While Sidekick is providing a digital solution for mental wellbeing SAMH, the Scottish Association for Mental Health, has successfully delivered on a more analogue approach. The Changing Room was launched in 2018 to get groups of men, aged 30–64, into an environment where they would most feel comfortable talking about mental health – their local football ground.
“You could say this is another example of the power of football,” says Christopher Nicolson, the Changing Room’s Project Manager. “For a lot of guys who are struggling with their mental health and going through tough times, it’s hard to access the right services or to simply put yourself out there to get support.
“The environment of a football stadium is really powerful. I’ve always felt that on a week-to-week basis a football match is the one space where a lot of guys let out any sort of emotion. So it makes sense that if the stadium is a place where men can express themselves, then the same can be said for a mental-health project set within a stadium.”
The Changing Room began life as a pilot project, hosted by Edinburgh’s rival clubs, Heart of Midlothian and Hibernian. It had support from Movember, which, in turn, helped SAMH take it nationwide.
“We’re now at the point where we partner with 24 clubs, although they are all at different stages in terms of their delivery,” says Nicolson. “We’ve been as far east as Aberdeen and as far west as Greenock Morton. Most clubs in Scotland have an associated charity partner that we work with to train their staff and deliver the course that we’ve developed.”
The Changing Room’s success prompted the Duke of Cambridge, a consistent mental-health advocate, to join one of the sessions on a visit to Scotland in May. “He spoke to a lot of the guys who have participated in the course,” says Nicolson. “We had a great, kind of roundtable moment where people were able to chat for half an hour or so about their experience of mental health.”
The Changing Room programme runs for 12 weeks. “We start with some quizzes about football, to get participants feeling comfortable,” Nicolson says. “Then they do a walk-and-talk around the pitch, which is a crucial stage in the process.
“This is the first time we’re saying to the guys: ‘Go and have a conversation about mental health.’ We also focus on stigma and discrimination, which we know is a huge issue when it comes to mental health – the stigma that people feel from others, but also internally within themselves. We’re learning that self-stigma is a big issue.”
Nicolson believes Scottish men’s traditional reluctance to talk about mental health partly explains why the male suicide rate in Scotland is almost double that of England.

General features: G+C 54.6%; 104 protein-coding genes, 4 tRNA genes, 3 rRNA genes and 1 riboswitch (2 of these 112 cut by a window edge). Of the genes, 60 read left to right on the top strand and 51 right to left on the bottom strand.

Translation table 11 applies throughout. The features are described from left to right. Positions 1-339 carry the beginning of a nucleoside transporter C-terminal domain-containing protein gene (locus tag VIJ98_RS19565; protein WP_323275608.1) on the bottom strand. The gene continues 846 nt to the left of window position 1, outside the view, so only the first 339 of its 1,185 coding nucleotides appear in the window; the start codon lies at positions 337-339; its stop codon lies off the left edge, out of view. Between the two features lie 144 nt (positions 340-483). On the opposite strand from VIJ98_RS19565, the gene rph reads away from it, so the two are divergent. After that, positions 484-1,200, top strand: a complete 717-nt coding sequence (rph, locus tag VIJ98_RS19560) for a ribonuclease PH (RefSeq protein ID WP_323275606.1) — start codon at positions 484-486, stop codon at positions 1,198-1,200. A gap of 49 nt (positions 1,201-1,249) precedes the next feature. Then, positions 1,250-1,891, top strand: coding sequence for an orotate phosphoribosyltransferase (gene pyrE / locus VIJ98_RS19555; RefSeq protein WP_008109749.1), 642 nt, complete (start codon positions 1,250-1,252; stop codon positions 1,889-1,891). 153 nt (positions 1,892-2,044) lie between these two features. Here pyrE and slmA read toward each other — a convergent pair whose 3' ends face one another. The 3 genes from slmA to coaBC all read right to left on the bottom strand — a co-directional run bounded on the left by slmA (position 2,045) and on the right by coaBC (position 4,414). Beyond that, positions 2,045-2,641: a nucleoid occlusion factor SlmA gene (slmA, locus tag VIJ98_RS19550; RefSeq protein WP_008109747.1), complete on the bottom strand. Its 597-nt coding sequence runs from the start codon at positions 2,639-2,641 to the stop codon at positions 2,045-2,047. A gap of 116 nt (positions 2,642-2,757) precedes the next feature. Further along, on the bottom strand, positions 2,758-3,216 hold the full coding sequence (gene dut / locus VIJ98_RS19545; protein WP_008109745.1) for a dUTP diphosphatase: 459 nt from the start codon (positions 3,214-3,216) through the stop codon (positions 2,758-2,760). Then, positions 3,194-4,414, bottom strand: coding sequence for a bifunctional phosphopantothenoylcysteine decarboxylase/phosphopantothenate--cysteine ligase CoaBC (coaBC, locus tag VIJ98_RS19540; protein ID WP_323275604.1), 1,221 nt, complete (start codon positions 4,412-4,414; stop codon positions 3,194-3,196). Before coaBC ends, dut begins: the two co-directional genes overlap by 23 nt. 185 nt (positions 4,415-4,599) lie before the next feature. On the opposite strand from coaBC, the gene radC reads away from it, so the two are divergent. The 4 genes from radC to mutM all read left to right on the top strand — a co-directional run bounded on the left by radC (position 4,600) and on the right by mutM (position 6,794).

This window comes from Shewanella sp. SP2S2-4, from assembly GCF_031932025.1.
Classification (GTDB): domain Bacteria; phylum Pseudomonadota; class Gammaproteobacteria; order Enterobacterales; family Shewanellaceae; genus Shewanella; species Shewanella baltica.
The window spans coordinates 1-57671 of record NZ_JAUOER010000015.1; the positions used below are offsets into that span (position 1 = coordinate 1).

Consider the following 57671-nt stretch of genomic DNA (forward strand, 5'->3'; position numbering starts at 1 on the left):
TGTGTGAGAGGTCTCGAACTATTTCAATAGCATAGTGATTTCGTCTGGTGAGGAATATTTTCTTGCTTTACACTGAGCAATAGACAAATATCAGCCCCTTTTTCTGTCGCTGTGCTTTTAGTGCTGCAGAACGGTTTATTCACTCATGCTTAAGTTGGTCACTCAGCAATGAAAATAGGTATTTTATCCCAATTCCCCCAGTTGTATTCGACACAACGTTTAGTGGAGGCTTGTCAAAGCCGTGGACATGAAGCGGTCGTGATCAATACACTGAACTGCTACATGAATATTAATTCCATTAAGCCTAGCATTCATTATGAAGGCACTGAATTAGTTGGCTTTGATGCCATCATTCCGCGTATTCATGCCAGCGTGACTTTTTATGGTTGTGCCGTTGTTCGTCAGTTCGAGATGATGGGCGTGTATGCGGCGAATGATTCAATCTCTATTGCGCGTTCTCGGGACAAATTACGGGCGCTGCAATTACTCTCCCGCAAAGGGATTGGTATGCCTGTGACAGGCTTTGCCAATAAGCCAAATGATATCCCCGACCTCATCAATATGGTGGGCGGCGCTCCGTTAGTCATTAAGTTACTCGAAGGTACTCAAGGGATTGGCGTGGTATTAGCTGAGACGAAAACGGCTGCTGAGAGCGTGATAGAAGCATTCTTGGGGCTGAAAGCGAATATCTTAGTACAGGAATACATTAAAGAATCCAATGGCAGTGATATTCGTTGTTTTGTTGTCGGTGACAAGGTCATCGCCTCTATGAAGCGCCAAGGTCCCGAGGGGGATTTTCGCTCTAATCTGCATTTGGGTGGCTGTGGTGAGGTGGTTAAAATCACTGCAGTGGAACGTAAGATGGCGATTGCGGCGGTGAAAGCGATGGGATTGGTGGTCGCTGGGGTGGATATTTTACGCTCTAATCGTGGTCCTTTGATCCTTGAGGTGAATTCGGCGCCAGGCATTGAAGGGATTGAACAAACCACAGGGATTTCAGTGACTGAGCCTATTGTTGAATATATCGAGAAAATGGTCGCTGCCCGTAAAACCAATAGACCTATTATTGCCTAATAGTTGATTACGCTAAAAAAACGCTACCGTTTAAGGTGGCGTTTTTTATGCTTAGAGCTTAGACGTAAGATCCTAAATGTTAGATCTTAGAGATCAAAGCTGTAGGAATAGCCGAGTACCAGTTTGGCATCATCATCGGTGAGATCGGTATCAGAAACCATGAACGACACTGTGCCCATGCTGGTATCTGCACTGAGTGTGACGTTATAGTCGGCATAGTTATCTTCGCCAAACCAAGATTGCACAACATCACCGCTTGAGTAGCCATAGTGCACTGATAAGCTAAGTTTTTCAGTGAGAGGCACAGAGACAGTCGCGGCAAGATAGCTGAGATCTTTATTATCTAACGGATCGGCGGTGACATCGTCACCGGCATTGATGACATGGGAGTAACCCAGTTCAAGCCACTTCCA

“There’s that old-school mentality of not wanting to display any weakness, to think that we’ve got it all together, and to admit that you’re struggling is to admit there’s something wrong,” he says. “I think guys are starting to recognise that this is something that can affect anyone: ‘I don’t have to keep it all together, I don’t have to present this kind of macho image.’
“It’s not a weakness to struggle with your mental health. What we actually see is the strength to recognise that you’re struggling with it, and to seek support and help. But that’s one of the reasons, typically, why men have had issues with mental health, and also why suicide is higher among men. Suicide prevention has become a growing area of focus for us. We’ve got more staff in place to deal with that. We want to do more work though because it is a real issue.”
In 2021, Scottish males were roughly three times more likely to die by suicide than females. But the female suicide rate has increased since 2017. Nicolson adds: “We’ve secured some funding for a Changing Room with young women and we’re looking forward to developing our work in that area.” The need for such programmes, and apps like Sidekick, in helping to reduce suicides is likely to be heightened in the coming months as people struggle to cope with the cost-of-living crisis.
“We’re at quite a crucial stage as a nation, with the issues that many people are facing. Some may be forced into real poverty,” says Nicolson. “A lot of services and places out there that offer support are already overwhelmed. And that presents another challenge for the people who do reach out for support but are not able to access it.”
Although they deliver two very different approaches to mental health and suicide prevention, aimed at two largely different audiences, when asked what sort of feedback they get, both Halstead and Nicolson give the same answer.
By far the most common response has been: “If only this had been around when I was younger.”